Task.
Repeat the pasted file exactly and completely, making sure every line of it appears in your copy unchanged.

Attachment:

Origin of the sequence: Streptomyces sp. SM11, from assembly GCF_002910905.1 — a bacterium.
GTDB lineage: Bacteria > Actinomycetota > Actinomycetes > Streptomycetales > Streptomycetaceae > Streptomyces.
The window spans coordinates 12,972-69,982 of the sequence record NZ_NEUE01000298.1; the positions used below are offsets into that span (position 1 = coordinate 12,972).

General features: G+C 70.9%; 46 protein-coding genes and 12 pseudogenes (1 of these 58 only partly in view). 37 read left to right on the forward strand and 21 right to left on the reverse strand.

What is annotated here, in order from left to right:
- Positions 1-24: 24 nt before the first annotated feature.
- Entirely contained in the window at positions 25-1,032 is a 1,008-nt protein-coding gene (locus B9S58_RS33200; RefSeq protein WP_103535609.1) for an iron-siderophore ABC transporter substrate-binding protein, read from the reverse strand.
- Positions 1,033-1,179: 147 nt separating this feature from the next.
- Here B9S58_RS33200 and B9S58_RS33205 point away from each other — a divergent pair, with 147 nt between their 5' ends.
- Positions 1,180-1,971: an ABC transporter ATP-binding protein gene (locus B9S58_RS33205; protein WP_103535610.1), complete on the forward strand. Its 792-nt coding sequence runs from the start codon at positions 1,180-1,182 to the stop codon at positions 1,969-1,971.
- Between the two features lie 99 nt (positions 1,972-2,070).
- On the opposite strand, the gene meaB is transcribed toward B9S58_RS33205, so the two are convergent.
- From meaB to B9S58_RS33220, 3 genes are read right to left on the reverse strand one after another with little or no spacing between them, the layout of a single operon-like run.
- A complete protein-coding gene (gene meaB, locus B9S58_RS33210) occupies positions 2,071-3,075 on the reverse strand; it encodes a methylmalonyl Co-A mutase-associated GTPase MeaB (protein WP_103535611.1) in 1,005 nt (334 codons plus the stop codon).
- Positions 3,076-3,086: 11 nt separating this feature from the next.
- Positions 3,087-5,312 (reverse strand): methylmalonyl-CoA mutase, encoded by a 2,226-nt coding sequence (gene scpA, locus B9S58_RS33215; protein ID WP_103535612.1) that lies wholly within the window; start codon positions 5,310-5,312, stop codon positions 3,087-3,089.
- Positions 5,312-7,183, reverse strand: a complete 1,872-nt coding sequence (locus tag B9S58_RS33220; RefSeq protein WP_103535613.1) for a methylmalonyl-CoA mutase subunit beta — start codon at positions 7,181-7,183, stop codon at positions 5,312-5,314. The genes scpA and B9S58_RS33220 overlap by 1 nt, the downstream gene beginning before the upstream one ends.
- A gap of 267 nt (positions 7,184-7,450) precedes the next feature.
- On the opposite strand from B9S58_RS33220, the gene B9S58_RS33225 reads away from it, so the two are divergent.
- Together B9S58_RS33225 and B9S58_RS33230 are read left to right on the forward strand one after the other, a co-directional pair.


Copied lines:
Origin of the sequence: Streptomyces sp. SM11, from assembly GCF_002910905.1 — a bacterium.
GTDB lineage: Bacteria > Actinomycetota > Actinomycetes > Streptomycetales > Streptomycetaceae > Streptomyces.
The window spans coordinates 12,972-69,982 of the sequence record NZ_NEUE01000298.1; the positions used below are offsets into that span (position 1 = coordinate 12,972).

General features: G+C 70.9%; 46 protein-coding genes and 12 pseudogenes (1 of these 58 only partly in view). 37 read left to right on the forward strand and 21 right to left on the reverse strand.

What is annotated here, in order from left to right:
- Positions 1-24: 24 nt before the first annotated feature.
- Entirely contained in the window at positions 25-1,032 is a 1,008-nt protein-coding gene (locus B9S58_RS33200; RefSeq protein WP_103535609.1) for an iron-siderophore ABC transporter substrate-binding protein, read from the reverse strand.
- Positions 1,033-1,179: 147 nt separating this feature from the next.
- Here B9S58_RS33200 and B9S58_RS33205 point away from each other — a divergent pair, with 147 nt between their 5' ends.
- Positions 1,180-1,971: an ABC transporter ATP-binding protein gene (locus B9S58_RS33205; protein WP_103535610.1), complete on the forward strand. Its 792-nt coding sequence runs from the start codon at positions 1,180-1,182 to the stop codon at positions 1,969-1,971.
- Between the two features lie 99 nt (positions 1,972-2,070).
- On the opposite strand, the gene meaB is transcribed toward B9S58_RS33205, so the two are convergent.
- From meaB to B9S58_RS33220, 3 genes are read right to left on the reverse strand one after another with little or no spacing between them, the layout of a single operon-like run.
- A complete protein-coding gene (gene meaB, locus B9S58_RS33210) occupies positions 2,071-3,075 on the reverse strand; it encodes a methylmalonyl Co-A mutase-associated GTPase MeaB (protein WP_103535611.1) in 1,005 nt (334 codons plus the stop codon).
- Positions 3,076-3,086: 11 nt separating this feature from the next.
- Positions 3,087-5,312 (reverse strand): methylmalonyl-CoA mutase, encoded by a 2,226-nt coding sequence (gene scpA, locus B9S58_RS33215; protein ID WP_103535612.1) that lies wholly within the window; start codon positions 5,310-5,312, stop codon positions 3,087-3,089.
- Positions 5,312-7,183, reverse strand: a complete 1,872-nt coding sequence (locus tag B9S58_RS33220; RefSeq protein WP_103535613.1) for a methylmalonyl-CoA mutase subunit beta — start codon at positions 7,181-7,183, stop codon at positions 5,312-5,314. The genes scpA and B9S58_RS33220 overlap by 1 nt, the downstream gene beginning before the upstream one ends.
- A gap of 267 nt (positions 7,184-7,450) precedes the next feature.
- On the opposite strand from B9S58_RS33220, the gene B9S58_RS33225 reads away from it, so the two are divergent.
- Together B9S58_RS33225 and B9S58_RS33230 are read left to right on the forward strand one after the other, a co-directional pair.